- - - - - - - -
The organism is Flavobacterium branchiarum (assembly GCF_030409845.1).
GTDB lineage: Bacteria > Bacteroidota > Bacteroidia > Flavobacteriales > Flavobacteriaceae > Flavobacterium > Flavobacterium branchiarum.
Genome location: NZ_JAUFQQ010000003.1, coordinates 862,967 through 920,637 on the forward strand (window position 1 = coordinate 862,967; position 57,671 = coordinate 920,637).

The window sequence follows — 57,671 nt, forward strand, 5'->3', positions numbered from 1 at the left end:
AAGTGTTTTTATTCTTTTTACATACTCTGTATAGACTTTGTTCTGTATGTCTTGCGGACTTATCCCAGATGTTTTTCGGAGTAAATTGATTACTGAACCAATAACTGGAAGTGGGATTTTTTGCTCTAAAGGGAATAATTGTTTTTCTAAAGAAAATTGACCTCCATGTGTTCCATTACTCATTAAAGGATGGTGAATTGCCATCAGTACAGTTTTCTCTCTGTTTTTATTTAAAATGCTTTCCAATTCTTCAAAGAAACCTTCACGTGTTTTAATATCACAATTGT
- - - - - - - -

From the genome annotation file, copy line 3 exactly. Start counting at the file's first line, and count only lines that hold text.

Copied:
Genome location: NZ_JAUFQQ010000003.1, coordinates 862,967 through 920,637 on the forward strand (window position 1 = coordinate 862,967; position 57,671 = coordinate 920,637).